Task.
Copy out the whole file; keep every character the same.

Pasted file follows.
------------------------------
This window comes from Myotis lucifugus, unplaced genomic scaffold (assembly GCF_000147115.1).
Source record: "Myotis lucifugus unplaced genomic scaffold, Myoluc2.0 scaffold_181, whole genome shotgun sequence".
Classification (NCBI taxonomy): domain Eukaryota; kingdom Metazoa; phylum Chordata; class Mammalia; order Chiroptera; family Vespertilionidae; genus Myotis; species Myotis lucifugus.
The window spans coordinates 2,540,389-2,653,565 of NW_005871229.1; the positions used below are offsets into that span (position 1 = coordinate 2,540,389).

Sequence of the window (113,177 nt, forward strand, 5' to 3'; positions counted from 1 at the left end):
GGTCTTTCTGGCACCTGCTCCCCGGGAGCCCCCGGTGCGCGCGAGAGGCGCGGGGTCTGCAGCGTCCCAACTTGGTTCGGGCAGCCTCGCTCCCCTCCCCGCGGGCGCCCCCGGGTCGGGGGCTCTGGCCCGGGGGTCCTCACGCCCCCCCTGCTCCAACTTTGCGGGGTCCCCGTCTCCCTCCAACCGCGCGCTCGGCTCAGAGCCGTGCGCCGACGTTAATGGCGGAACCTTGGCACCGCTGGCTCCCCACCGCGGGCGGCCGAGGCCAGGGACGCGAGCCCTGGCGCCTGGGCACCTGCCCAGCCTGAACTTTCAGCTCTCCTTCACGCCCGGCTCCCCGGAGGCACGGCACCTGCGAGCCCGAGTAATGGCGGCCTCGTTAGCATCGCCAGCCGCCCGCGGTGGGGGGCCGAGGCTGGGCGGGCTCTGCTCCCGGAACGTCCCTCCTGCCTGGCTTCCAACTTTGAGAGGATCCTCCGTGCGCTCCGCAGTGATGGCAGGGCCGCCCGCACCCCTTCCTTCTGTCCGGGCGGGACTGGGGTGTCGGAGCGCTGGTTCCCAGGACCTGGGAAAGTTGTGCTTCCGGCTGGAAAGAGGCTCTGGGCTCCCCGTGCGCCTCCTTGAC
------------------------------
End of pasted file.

This window comes from Myotis lucifugus, unplaced genomic scaffold (assembly GCF_000147115.1).
Source record: "Myotis lucifugus unplaced genomic scaffold, Myoluc2.0 scaffold_181, whole genome shotgun sequence".
Classification (NCBI taxonomy): domain Eukaryota; kingdom Metazoa; phylum Chordata; class Mammalia; order Chiroptera; family Vespertilionidae; genus Myotis; species Myotis lucifugus.
The window spans coordinates 2,540,389-2,653,565 of NW_005871229.1; the positions used below are offsets into that span (position 1 = coordinate 2,540,389).

Sequence of the window (113,177 nt, forward strand, 5' to 3'; positions counted from 1 at the left end):
GGTCTTTCTGGCACCTGCTCCCCGGGAGCCCCCGGTGCGCGCGAGAGGCGCGGGGTCTGCAGCGTCCCAACTTGGTTCGGGCAGCCTCGCTCCCCTCCCCGCGGGCGCCCCCGGGTCGGGGGCTCTGGCCCGGGGGTCCTCACGCCCCCCCTGCTCCAACTTTGCGGGGTCCCCGTCTCCCTCCAACCGCGCGCTCGGCTCAGAGCCGTGCGCCGACGTTAATGGCGGAACCTTGGCACCGCTGGCTCCCCACCGCGGGCGGCCGAGGCCAGGGACGCGAGCCCTGGCGCCTGGGCACCTGCCCAGCCTGAACTTTCAGCTCTCCTTCACGCCCGGCTCCCCGGAGGCACGGCACCTGCGAGCCCGAGTAATGGCGGCCTCGTTAGCATCGCCAGCCGCCCGCGGTGGGGGGCCGAGGCTGGGCGGGCTCTGCTCCCGGAACGTCCCTCCTGCCTGGCTTCCAACTTTGAGAGGATCCTCCGTGCGCTCCGCAGTGATGGCAGGGCCGCCCGCACCCCTTCCTTCTGTCCGGGCGGGACTGGGGTGTCGGAGCGCTGGTTCCCAGGACCTGGGAAAGTTGTGCTTCCGGCTGGAAAGAGGCTCTGGGCTCCCCGTGCGCCTCCTTGAC